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Are You Really Writing?
(part II)

by Terry W. Ervin II

 

(check out part one of Are You Really Writing to read Terry's tips on how to improve your odds of finishing what you start)

Rewriting - Editing, for most, is a necessary evil. Rewording, patching holes in plot lines, ensuring character consistency, eliminating passive sentences and unnecessary words, nailing typos, and inserting proper punctuation are all part of the editing process. Few first drafts could stand without a bit of a rewrite. However, rewriting can become an obsession, or an excuse to avoid submitting a work. I’ve met writers that have been rewriting the first three chapters of their novels for two or more years. They have yet to attempt chapter four or beyond. Granted, the standard first three chapters submitted to agents and editors must be as near perfect as possible. There is no argument that the final draft must be the absolute best a writer can produce. But, there must be a completed first draft before there can be a final draft. Continually rewriting a novel and never submitting it is not a productive use of writing time.

Reading - Reading is a waste of time? Blasphemy, right? It depends on the purpose for reading and how a writer reads. Reading for enjoyment is perfectly fine, but it should not be confused with furthering one’s writing. If one reads fiction, actively taking note of sentence and plot structure, observing characterization techniques employed, paying attention to pace and description, and carefully considering what aspects of the novel made it an enjoyable experience should be part of the experience.  Similar evaluative considerations should be employed while reading non-fiction. If a writer does not implement such efforts, the time spent reading does little to improve writing or further writing projects.

Researching facts and theories, markets, or viewing author websites for information and ideas (among other activities) can further a writer’s efforts.  But endless research that goes beyond what is necessary for a novel’s contents, and seeking markets for writing projects never started or finished, waste precious writing time. Evaluating author websites for format and inspiration while never completing projects for submission, and thus securing the need for a presence on the internet, may be interesting but is not an efficient use of writing time.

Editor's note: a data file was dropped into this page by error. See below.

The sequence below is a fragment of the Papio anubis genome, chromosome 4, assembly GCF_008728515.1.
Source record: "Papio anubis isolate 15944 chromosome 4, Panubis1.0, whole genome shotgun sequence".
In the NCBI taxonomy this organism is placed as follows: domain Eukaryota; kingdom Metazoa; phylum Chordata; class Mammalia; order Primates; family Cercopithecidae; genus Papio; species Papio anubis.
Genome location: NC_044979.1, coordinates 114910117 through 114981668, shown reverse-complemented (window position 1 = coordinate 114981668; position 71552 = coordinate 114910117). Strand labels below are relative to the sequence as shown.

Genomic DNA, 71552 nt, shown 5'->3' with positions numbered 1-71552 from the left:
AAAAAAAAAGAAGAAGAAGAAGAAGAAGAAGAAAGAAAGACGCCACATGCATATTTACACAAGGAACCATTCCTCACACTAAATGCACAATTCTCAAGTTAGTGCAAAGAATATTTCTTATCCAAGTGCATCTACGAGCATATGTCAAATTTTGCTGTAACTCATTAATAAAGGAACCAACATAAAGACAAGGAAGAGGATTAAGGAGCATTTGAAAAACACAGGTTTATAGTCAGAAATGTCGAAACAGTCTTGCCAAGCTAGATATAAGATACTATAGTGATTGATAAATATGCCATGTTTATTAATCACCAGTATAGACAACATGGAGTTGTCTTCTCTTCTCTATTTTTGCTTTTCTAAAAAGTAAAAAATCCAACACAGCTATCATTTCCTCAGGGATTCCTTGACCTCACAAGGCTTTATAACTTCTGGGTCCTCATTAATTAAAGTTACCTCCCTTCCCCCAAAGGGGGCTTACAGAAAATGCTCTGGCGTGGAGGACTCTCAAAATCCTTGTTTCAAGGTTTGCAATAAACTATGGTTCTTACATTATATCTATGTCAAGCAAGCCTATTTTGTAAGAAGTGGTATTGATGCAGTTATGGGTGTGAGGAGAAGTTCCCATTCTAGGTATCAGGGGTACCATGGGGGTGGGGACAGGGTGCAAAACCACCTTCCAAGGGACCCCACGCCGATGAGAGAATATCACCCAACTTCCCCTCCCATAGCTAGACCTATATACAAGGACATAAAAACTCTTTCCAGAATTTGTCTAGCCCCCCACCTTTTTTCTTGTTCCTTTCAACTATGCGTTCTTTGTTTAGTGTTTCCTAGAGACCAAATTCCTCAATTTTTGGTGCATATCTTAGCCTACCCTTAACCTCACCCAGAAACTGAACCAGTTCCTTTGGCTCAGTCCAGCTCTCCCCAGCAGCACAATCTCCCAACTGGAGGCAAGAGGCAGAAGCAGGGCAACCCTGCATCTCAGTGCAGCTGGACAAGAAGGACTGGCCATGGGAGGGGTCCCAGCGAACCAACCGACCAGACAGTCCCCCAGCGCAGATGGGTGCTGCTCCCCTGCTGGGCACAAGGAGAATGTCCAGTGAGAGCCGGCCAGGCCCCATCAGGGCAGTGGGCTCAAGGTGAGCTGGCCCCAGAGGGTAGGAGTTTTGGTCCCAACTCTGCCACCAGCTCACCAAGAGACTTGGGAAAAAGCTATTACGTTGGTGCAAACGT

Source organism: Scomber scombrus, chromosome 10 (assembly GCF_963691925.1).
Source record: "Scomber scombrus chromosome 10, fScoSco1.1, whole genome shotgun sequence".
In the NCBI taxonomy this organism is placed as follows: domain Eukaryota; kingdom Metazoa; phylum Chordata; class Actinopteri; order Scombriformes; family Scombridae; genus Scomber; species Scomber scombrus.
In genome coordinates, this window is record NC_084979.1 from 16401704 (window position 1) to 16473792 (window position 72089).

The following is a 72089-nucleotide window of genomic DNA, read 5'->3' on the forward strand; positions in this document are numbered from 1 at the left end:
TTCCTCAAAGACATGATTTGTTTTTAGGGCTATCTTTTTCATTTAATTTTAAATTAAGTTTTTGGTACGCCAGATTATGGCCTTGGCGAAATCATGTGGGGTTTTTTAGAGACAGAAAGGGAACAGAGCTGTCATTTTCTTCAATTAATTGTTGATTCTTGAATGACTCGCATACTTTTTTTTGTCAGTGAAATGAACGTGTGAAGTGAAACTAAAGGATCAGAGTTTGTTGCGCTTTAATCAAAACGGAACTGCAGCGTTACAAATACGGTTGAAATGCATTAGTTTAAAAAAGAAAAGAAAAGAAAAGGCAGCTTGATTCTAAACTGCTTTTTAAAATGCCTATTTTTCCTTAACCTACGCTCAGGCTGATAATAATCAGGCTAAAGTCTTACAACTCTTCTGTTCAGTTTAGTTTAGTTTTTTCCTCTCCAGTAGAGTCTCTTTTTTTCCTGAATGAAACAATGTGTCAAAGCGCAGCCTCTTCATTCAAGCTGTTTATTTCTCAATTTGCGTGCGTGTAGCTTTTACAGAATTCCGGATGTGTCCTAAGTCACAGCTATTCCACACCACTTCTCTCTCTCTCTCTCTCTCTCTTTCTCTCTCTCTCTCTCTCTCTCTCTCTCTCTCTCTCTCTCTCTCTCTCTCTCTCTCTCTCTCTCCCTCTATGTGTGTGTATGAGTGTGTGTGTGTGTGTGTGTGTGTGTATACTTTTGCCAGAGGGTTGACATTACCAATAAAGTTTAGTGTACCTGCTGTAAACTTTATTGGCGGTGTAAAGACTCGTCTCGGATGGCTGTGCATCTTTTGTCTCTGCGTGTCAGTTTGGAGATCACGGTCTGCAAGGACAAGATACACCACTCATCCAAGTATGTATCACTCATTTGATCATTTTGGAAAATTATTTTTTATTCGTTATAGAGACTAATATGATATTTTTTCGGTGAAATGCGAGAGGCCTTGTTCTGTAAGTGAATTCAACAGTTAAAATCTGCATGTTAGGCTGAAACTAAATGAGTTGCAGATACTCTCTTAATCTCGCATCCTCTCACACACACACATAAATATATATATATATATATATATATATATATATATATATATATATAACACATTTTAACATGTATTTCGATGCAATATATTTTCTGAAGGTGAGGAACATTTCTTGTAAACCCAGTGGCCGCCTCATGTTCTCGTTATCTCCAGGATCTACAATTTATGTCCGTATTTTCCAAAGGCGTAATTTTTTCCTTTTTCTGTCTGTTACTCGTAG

Conferences - Writers conferences are great places to meet published authors, established agents, and working editors. They are places to network, meet fellow writers, learn about the business and the craft of writing, and get questions germane to a particular writing project answered. However, not only do conferences consume weekends and time off work, they also cost money--sometimes large sums of it.

A writer that attends a conference as a passive observer instead of an active participant may as well have stayed home. Except for a few interesting twists or anecdotes, little can be learned at a conference that cannot be gleaned through careful study of well-researched books (and websites) on markets, agents, and writing. The attending writer must step forward and engage. Ask questions and take notes. Shake hands and meet people. Exchange business cards and, after it is all over, follow-up. If a writer doesn’t, they have wasted both time and money.

Waiting - A writer completes a novel. After careful research he submits it to an editor or agent. What do to next? A writer completes a short story and submits to a promising market. What to do next? Write. Don’t edit what has been completed or dream about what could happen. Start a new project. Months later, whether rejected or accepted, the writer will have another work to submit. Sitting idle, waiting to see if a submission was good enough, is wasting precious writing time.

***

Considering the multitude of everyday obligations and commitments writers struggle to balance, when adding writing and related activities to the mix, one should be sure that the time spent in such activities is focused and truly furthering the writer’s goals. If not, a writer may be making needless sacrifices while fooling himself into believing that he is engaged in legitimate writing activities—actually writing.

***

If you have any comments on this article or observations you’d like to share, send me an email (but not too long, we don’t want to waste time). I can be reached at: terry@granitetowers.com


Terry W. Ervin II is an English teacher who enjoys writing Science Fiction and Fantasy. He is a frequent contributor to Fiction Factor and his fiction has appeared a number of places, including The Sword Review, Futures Mystery Anthology Magazine and MindFlights.

When Terry isn’t writing or enjoying time with his family, he can be found in his basement raising turtles. To contact Terry or to learn more about his writing endeavors and recommended markets (among other things), visit his website at:
http://www.ervin-author.com



 



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